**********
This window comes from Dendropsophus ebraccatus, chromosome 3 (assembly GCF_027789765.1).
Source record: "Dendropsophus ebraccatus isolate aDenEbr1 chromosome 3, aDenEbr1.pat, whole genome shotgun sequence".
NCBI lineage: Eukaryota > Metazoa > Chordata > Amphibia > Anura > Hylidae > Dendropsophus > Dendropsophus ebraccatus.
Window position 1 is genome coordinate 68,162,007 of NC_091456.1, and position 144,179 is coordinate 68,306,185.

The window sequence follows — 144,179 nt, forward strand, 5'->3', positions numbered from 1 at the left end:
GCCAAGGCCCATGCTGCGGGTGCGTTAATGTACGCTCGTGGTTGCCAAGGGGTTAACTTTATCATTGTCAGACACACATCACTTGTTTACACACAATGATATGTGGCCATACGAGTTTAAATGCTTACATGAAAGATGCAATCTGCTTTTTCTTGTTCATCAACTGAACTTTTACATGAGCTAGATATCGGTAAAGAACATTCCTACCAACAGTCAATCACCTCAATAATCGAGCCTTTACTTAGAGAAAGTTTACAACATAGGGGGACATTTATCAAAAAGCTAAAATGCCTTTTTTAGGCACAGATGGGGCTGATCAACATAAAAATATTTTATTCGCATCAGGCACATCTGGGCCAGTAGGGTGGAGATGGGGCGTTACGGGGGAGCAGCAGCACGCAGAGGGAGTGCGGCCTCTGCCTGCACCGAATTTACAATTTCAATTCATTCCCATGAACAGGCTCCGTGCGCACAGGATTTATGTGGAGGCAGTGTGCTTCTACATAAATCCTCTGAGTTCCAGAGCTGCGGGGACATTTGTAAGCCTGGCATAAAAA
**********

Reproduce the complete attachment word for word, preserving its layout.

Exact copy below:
This window comes from Dendropsophus ebraccatus, chromosome 3 (assembly GCF_027789765.1).
Source record: "Dendropsophus ebraccatus isolate aDenEbr1 chromosome 3, aDenEbr1.pat, whole genome shotgun sequence".
NCBI lineage: Eukaryota > Metazoa > Chordata > Amphibia > Anura > Hylidae > Dendropsophus > Dendropsophus ebraccatus.
Window position 1 is genome coordinate 68,162,007 of NC_091456.1, and position 144,179 is coordinate 68,306,185.

The window sequence follows — 144,179 nt, forward strand, 5'->3', positions numbered from 1 at the left end:
GCCAAGGCCCATGCTGCGGGTGCGTTAATGTACGCTCGTGGTTGCCAAGGGGTTAACTTTATCATTGTCAGACACACATCACTTGTTTACACACAATGATATGTGGCCATACGAGTTTAAATGCTTACATGAAAGATGCAATCTGCTTTTTCTTGTTCATCAACTGAACTTTTACATGAGCTAGATATCGGTAAAGAACATTCCTACCAACAGTCAATCACCTCAATAATCGAGCCTTTACTTAGAGAAAGTTTACAACATAGGGGGACATTTATCAAAAAGCTAAAATGCCTTTTTTAGGCACAGATGGGGCTGATCAACATAAAAATATTTTATTCGCATCAGGCACATCTGGGCCAGTAGGGTGGAGATGGGGCGTTACGGGGGAGCAGCAGCACGCAGAGGGAGTGCGGCCTCTGCCTGCACCGAATTTACAATTTCAATTCATTCCCATGAACAGGCTCCGTGCGCACAGGATTTATGTGGAGGCAGTGTGCTTCTACATAAATCCTCTGAGTTCCAGAGCTGCGGGGACATTTGTAAGCCTGGCATAAAAA